A VIABLE WORLDVIEW
1. Able to live, develop, or germinate under favorable conditions
2. Capable of success or continuing effectiveness; practicable
Your worldview, your idiosyncratic way of making sense of and comprehending experience is continuously changing and adapting, accommodating itself to varying information and circumstances throughout your life. How you “see things” at six, at sixteen, and at sixty are worlds apart, or rather, worldviews apart.
And so it is over generations, over the course of human history. Just how differently cultures in various eras have construed “reality” and interpreted existential meaning demonstrates how contingent our understanding is of the conceptual frameworks we devise to shape our thinking—our views of the world of our experience. Our “understanding” stands under what we take to be reality.
Much depends upon and follows from the worldviews we adopt, individually and collectively; and over time certain worldviews lose their viability, no longer allowing people to “develop under favorable conditions” or be “capable of success or continuing effectiveness” (according to the definition of viable above). A very literal worldview—the common-sense conception of the Earth as flat—inhibited our development as world explorers, a latency in our genetic makeup that a new global worldview allowed to germinate. More cosmically, our paradigm shift from a Ptolemaic to a Copernican view of our solar system vastly expanded human consciousness and opened the way (another sense of viable) to empirical science and its profound re-visioning of What Is.
Even within the lifetimes of today’s elders, major worldview shifts have transpired, radically altering many ingrained attitudinal convictions pertaining to race, gender, politics, law, religion, science and technology. Many minds have changed profoundly in ways that seem to the changelings as advances: they now “see better” than before—more viably.
Given, then, that we humans are inclined over time to change our minds, even radically, and that our viability as a species depends on shifting our worldviews to more commodious and accommodating visions, then what indications might we detect of the panorama of progress yet to enter our sights and alter our views about what’s possible or even imperative to sustain ourselves and the biosystem that supports us?
To think in the visionary way I propose means employing imagination and supposition to conceive of alternative ways our culture can evolve toward greater viability. It means extrapolating from what is to envisioning what might better be and adapting our attitudes, actions and habits accordingly.
For instance, one progressive visionary I know has dedicated his intellect and energies for many years to identifying an endemic social problem worldwide, which he names “rankism.” Robert W. Fuller has written three books and numerous essays advocating his vision of a “dignitarian society” free of the put-downs and discriminations of a rankist worldview that disrespects the essential worthiness of every human being. A view that stratifies and subordinates others into classes and castes is not viable according to the lights now leading us, Fuller argues.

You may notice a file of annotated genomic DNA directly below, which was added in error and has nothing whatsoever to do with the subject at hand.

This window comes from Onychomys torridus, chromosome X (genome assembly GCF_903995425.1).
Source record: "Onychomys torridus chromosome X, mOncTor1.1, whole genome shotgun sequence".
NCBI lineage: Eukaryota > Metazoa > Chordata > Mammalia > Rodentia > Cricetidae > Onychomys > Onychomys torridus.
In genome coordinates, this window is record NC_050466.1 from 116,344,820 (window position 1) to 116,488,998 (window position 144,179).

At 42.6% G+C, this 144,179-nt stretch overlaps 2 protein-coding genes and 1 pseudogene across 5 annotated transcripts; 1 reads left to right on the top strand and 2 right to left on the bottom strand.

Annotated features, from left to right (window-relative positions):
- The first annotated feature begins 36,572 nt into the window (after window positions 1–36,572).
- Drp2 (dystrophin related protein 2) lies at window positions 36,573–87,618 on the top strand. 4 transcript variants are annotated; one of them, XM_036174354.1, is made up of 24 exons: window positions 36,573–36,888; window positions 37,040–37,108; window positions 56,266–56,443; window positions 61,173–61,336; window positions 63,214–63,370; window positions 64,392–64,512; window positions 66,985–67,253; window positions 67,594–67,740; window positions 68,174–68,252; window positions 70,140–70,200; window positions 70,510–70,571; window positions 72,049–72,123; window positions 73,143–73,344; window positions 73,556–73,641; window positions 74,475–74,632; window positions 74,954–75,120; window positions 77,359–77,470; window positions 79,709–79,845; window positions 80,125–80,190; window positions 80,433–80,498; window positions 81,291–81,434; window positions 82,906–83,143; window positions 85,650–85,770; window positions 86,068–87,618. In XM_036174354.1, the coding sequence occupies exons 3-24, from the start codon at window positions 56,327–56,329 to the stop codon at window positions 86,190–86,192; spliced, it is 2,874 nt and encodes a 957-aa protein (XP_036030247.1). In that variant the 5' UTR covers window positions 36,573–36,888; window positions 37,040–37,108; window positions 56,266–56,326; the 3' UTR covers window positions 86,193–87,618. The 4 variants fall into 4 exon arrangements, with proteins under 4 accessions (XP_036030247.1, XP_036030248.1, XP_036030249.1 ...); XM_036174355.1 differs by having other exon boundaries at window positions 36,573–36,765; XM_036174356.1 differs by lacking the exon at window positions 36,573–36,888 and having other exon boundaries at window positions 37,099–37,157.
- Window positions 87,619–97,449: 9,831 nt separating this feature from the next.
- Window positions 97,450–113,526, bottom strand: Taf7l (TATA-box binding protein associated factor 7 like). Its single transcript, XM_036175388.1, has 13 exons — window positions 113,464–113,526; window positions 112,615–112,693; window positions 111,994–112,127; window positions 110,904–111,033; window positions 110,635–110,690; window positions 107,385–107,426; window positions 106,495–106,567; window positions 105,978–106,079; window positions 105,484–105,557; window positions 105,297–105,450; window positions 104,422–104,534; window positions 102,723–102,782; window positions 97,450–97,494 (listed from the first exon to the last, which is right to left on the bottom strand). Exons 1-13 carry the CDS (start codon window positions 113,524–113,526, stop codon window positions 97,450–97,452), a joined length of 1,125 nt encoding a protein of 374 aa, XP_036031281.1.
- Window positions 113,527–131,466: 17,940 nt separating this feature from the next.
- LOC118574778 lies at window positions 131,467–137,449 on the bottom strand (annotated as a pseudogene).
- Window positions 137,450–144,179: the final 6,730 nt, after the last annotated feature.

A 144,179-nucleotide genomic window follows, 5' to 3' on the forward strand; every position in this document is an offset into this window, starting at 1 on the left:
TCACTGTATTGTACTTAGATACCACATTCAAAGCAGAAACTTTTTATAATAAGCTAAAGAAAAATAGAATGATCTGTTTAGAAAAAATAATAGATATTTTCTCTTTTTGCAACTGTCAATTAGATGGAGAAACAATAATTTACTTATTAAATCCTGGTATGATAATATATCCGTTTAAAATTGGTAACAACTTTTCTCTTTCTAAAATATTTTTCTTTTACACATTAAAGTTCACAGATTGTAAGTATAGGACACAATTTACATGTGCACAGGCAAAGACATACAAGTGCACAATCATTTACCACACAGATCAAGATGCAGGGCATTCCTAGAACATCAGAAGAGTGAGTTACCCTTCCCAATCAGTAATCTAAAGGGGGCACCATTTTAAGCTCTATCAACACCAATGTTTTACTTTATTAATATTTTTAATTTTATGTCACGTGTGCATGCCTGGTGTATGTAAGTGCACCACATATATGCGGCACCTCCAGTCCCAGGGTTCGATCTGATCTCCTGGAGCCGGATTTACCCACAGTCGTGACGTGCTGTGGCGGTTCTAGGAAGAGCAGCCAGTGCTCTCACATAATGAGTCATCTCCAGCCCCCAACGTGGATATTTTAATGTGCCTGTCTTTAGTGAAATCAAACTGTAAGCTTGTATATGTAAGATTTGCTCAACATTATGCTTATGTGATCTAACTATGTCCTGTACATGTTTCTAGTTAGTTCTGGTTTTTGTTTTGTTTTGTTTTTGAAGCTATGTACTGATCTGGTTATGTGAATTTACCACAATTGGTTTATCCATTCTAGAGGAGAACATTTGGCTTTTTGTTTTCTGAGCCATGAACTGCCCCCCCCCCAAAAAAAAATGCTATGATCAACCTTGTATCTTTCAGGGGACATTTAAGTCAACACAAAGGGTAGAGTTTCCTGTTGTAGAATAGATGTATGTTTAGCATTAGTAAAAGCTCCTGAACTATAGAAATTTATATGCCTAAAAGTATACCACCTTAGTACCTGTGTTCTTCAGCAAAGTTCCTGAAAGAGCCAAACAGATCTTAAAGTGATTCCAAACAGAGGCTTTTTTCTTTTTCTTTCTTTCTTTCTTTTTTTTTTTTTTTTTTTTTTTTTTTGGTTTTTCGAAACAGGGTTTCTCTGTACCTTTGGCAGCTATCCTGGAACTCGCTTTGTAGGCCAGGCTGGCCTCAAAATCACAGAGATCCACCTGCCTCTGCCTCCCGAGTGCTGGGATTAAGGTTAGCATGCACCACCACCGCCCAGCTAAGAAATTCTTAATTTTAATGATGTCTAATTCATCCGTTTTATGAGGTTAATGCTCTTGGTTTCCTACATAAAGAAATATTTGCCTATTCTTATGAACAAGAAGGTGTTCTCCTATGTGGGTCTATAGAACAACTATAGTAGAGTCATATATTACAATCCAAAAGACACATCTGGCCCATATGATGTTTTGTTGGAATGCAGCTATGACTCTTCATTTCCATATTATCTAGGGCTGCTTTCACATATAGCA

James Lovelock’s “Gaia Hypothesis” views Earth as alive, a biotic entity such as our lunar astronauts saw so epiphantically from space. Our Home Planet is an organism that works to generate and regulate its constituent components and continuously evolve. Such a worldview still needs reconciling with older scientific paradigms, yet it immediately affects our culture emotively and viably to the extent that humans grow less reckless and unconscionably exploitative with respect to Earth’s ecology. A Gaian worldview turns Earthlings from pirates to custodians, and global rankism is thereby mitigated.
Even more audacious and astonishing is the post-Einsteinian conception of a living universe, a view Duane Elgin propounds in a book of that title: The Living Universe: Where Are We? Who Are We? Where Are We Going? (2009). The materialist-empicist worldview established Cartesian scientism as the ruling universe story and relegated life and consciousness to an epiphenomenal status, a ghost in the machine of Newton’s atomistic reality. Quantum physics, however, posits a radically different view in which energy, not matter, is fundamental, an energy that some view as vital and spiritual—the source of consciousness implicit in the cosmos. Ironically, such a postmodern view turns out to accord with the intuitions of ancient sages such as Plato, tracing back to Egypt, India and China.
“Where are we? Who are we? Where are we going?’—these questions posed by Duane Elgin remain unresolved, perhaps eternally mysterious. Even so, we cannot help venturing answers and revising our previous views, or those of our forebears or of foreigners. And as Earth’s human population both burgeons and consolidates into a more homogeneous culture delineated by our global technologies, humanity is now pressed to answer Elgin’s existential questions more globally.
We all know now how precarious is our biosphere and how dependent is our species on the sustainable health of the multifarious organisms co-habiting earth—our fellow Gaians. Considering that, here are my answers.
Where are we? On Gaia, Mother Earth. Who are we? The Guardians and sustainers of Gaia. Where are we going? Nowhere else. Earth will always be our Home Planet, which we must quickly grow wise enough to manage well, for in our adolescent willfulness, we are fouling our own nest, domineering wantonly over fellow humans and fellow species as if we were not globally co-dependent for our viability.
How do you like that view?